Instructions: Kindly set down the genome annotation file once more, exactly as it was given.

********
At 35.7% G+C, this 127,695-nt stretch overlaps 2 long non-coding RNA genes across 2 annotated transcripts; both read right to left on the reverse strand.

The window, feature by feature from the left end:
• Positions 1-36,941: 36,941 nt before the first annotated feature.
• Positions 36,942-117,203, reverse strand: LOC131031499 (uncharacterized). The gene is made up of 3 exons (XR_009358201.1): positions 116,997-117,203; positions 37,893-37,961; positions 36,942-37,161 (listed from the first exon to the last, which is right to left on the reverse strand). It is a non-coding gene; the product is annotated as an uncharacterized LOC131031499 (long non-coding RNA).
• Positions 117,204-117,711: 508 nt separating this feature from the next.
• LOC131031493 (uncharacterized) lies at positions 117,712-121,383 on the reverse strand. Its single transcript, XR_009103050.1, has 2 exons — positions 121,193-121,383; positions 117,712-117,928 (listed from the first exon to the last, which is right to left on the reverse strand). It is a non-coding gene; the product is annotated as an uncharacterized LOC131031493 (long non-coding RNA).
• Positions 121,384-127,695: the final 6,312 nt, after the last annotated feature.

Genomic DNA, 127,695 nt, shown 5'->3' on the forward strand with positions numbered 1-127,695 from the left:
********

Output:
At 35.7% G+C, this 127,695-nt stretch overlaps 2 long non-coding RNA genes across 2 annotated transcripts; both read right to left on the reverse strand.

The window, feature by feature from the left end:
• Positions 1-36,941: 36,941 nt before the first annotated feature.
• Positions 36,942-117,203, reverse strand: LOC131031499 (uncharacterized). The gene is made up of 3 exons (XR_009358201.1): positions 116,997-117,203; positions 37,893-37,961; positions 36,942-37,161 (listed from the first exon to the last, which is right to left on the reverse strand). It is a non-coding gene; the product is annotated as an uncharacterized LOC131031499 (long non-coding RNA).
• Positions 117,204-117,711: 508 nt separating this feature from the next.
• LOC131031493 (uncharacterized) lies at positions 117,712-121,383 on the reverse strand. Its single transcript, XR_009103050.1, has 2 exons — positions 121,193-121,383; positions 117,712-117,928 (listed from the first exon to the last, which is right to left on the reverse strand). It is a non-coding gene; the product is annotated as an uncharacterized LOC131031493 (long non-coding RNA).
• Positions 121,384-127,695: the final 6,312 nt, after the last annotated feature.

Genomic DNA, 127,695 nt, shown 5'->3' on the forward strand with positions numbered 1-127,695 from the left: